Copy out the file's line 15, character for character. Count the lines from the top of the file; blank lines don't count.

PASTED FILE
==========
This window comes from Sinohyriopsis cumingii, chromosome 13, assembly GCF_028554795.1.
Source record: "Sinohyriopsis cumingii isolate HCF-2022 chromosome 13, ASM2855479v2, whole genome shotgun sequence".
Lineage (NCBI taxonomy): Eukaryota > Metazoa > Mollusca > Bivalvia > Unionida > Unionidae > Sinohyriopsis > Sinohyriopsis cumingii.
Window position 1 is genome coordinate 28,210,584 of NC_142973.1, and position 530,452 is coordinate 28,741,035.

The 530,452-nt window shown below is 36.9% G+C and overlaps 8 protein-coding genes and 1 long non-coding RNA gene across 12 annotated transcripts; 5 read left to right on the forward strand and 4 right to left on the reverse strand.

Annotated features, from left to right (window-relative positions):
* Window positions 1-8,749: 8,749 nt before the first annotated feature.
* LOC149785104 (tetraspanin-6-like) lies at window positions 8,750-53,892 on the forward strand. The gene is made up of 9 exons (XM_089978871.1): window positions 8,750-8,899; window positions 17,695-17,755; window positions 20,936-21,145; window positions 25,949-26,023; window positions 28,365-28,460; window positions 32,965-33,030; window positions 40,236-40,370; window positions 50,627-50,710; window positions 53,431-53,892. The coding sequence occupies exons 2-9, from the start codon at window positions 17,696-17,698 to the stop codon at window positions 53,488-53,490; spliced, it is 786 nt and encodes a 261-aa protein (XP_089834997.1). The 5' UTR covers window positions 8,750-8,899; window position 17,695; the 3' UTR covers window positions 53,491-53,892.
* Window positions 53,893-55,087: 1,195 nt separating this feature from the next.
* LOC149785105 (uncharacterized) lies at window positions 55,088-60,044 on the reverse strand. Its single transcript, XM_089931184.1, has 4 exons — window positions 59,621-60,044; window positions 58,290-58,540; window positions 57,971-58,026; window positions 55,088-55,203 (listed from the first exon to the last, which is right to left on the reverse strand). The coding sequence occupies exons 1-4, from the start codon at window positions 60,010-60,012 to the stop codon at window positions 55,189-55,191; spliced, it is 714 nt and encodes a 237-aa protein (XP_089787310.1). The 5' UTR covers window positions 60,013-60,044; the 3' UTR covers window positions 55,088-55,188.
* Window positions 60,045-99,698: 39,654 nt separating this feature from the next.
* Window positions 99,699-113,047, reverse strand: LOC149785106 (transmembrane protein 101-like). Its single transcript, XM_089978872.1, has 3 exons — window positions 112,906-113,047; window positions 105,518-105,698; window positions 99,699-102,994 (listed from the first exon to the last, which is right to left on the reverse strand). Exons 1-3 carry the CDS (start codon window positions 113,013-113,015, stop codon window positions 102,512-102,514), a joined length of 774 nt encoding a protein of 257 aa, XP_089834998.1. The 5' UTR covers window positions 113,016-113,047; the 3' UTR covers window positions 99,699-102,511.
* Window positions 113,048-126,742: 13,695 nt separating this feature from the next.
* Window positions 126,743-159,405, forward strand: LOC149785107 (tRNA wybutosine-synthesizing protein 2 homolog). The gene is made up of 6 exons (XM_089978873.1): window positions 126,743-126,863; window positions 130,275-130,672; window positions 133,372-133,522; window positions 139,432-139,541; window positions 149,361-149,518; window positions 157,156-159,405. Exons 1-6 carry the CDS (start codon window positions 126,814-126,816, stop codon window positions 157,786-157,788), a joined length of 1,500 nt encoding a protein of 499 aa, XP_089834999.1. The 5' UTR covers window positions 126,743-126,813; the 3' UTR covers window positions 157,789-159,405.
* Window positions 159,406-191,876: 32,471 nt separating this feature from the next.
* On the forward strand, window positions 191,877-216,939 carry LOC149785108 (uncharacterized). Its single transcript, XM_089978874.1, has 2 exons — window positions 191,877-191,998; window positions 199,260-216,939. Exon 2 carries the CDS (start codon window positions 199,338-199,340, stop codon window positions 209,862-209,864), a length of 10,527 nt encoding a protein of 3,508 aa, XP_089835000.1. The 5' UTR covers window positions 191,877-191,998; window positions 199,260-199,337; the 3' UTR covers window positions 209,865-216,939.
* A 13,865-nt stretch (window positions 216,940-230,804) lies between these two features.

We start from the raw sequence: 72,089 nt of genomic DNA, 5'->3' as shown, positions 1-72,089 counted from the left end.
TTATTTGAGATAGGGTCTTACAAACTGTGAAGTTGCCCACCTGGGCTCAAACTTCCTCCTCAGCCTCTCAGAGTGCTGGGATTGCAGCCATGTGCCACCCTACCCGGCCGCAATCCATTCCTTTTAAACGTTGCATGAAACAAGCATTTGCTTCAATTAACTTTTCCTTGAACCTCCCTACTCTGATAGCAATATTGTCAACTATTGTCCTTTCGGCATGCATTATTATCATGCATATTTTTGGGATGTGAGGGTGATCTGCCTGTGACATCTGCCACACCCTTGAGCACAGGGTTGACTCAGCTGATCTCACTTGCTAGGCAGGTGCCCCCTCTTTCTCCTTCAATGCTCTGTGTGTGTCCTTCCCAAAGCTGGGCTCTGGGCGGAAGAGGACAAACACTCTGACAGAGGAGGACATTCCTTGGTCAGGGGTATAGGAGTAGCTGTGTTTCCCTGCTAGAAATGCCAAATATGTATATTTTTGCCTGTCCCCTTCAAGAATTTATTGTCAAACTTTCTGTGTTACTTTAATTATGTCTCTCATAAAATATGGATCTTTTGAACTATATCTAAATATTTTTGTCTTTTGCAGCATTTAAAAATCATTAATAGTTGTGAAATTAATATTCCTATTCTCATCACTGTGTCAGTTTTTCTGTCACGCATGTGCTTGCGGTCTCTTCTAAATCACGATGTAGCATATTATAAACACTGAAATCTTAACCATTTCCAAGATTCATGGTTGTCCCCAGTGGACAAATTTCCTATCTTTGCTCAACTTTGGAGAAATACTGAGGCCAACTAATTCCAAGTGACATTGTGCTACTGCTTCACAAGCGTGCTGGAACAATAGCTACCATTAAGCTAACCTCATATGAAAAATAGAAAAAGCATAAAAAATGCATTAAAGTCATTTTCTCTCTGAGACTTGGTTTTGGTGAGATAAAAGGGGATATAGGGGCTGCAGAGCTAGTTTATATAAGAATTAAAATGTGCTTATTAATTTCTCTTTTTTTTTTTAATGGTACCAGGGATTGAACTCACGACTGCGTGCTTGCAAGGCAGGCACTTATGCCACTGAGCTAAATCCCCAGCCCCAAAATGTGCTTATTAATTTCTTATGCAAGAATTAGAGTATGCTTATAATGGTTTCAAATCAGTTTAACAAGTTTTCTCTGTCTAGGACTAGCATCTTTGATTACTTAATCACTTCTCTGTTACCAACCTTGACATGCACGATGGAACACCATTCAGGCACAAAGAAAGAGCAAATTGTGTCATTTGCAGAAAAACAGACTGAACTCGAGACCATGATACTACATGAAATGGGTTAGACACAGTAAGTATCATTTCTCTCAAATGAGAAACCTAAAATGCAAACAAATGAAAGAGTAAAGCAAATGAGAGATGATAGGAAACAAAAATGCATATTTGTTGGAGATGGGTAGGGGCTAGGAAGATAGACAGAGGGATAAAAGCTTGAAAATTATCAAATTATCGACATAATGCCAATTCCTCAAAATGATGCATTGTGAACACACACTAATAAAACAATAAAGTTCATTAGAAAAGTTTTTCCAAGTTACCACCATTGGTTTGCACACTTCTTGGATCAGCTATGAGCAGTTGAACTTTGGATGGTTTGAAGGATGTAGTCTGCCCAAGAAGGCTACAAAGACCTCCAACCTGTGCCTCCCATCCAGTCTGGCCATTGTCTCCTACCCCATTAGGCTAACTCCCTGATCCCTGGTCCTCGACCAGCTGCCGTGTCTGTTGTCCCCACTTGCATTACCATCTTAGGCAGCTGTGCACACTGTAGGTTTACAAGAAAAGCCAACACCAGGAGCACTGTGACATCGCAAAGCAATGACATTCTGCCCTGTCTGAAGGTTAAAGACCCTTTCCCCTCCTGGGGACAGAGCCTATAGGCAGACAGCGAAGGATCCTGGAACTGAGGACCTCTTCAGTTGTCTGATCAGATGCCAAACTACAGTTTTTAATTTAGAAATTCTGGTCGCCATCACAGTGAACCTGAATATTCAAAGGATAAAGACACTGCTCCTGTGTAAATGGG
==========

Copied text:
* Window positions 159,406-191,876: 32,471 nt separating this feature from the next.